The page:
Dragon Well, epilogue
We’re back from our vacation and on the hunt for tea again. As a follow up to our posts on Dragon Well tea, we wanted to answer a few more questions. We asked: what makes Dragon Well tea, as a plant varietal, unique. Here’s what Ms. Lee said: When Long Jing is picked, the base of the stem turns red. This is a signature of Dragon Well. The leaves are a little wider (“fatter”) and the shrubs themselves are tall and thin and the leaves, unlike oolong leaves, are naturally thinner.
She also mentioned, it’s also important to look at processing of Dragon Well. The buds are very sensitive and good processing means that the tips of the buds are as green as the leaves. Black tips on Dragon Well tea are a sign of poor processing - the wok was too hot and the leaves were slightly burnt.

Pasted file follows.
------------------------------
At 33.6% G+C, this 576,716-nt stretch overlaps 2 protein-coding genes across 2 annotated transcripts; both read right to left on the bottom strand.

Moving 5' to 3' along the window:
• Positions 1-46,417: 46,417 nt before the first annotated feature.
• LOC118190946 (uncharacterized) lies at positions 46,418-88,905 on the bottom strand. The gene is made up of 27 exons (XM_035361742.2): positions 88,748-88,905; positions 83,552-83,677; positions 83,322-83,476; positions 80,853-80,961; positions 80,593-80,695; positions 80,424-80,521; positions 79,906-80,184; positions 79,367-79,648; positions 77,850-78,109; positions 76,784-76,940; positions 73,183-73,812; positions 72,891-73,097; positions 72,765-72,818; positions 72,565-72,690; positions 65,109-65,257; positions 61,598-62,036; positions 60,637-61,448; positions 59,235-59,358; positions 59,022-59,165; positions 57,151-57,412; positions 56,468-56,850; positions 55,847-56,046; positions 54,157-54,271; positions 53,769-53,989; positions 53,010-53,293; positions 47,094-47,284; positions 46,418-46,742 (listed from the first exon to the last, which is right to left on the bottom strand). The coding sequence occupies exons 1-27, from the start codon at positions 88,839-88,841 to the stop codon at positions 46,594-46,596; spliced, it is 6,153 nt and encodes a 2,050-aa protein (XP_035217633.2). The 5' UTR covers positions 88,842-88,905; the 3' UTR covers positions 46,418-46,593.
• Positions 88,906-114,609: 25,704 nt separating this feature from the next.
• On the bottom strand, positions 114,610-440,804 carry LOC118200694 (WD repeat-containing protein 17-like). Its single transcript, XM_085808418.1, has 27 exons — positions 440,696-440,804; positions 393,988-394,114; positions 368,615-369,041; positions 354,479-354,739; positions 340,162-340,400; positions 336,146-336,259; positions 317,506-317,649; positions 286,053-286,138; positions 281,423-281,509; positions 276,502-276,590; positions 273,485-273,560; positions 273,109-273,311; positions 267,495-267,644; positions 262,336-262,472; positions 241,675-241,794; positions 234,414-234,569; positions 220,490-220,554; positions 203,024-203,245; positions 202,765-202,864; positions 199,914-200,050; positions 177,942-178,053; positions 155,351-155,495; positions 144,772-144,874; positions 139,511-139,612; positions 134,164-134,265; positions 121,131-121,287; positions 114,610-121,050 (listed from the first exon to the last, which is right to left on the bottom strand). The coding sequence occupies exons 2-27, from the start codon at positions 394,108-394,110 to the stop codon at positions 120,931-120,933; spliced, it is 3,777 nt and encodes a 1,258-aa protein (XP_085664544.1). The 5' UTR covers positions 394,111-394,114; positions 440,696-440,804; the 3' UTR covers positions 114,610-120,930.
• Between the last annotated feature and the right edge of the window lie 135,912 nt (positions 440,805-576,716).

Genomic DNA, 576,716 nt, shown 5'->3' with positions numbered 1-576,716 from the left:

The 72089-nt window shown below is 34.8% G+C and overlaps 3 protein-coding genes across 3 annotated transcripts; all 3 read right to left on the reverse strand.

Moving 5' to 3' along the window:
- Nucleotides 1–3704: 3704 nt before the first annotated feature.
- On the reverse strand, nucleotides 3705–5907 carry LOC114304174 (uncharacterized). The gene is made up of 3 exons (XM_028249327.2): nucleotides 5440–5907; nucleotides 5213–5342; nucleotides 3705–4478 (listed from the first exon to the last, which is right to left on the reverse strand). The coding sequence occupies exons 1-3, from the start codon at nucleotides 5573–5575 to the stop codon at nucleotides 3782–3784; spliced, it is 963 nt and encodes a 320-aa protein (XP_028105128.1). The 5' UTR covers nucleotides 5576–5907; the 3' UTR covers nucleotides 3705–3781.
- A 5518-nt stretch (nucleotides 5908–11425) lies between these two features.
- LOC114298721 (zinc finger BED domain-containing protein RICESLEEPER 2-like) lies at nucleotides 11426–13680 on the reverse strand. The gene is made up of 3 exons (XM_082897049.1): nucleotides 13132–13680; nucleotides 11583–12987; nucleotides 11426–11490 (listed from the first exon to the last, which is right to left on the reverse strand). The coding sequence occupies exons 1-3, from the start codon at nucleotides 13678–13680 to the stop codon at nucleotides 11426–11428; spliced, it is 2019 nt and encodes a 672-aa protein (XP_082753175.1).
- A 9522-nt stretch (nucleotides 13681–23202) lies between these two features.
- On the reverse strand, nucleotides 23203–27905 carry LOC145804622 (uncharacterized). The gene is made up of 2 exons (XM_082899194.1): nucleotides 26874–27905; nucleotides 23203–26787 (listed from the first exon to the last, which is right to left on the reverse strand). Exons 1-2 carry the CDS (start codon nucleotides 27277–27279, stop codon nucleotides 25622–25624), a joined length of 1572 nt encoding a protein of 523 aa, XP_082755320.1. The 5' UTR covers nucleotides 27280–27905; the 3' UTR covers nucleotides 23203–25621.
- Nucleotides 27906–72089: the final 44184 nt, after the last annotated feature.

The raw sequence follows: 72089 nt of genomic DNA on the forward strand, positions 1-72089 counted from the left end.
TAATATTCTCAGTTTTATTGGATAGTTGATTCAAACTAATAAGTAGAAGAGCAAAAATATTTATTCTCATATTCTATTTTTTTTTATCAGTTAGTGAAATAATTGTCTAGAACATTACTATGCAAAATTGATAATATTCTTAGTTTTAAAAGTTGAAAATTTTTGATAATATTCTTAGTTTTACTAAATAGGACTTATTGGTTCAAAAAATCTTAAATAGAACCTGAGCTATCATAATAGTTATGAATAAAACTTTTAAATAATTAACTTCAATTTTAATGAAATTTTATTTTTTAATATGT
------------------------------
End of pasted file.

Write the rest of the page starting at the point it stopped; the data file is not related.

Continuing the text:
We also learned that Shi Feng, Lion’s Peak, has a unique kind of white sand that occurs naturally mixed in with it’s yellow soil. This contributes greatly to the slow absorption rate of the mineral content in the soil. This means there are two reasons high elevation Dragon Well tea is better than other Dragon Well tea: first, high grown tea grows slowly, resulting in higher fragrance taste. That’s a great start for this tea, then, on Lion’s Peak, the sand acts as a barrier to slow erosion thus more minerals are retained the soil delivering them to the tea plant completely nourishing it.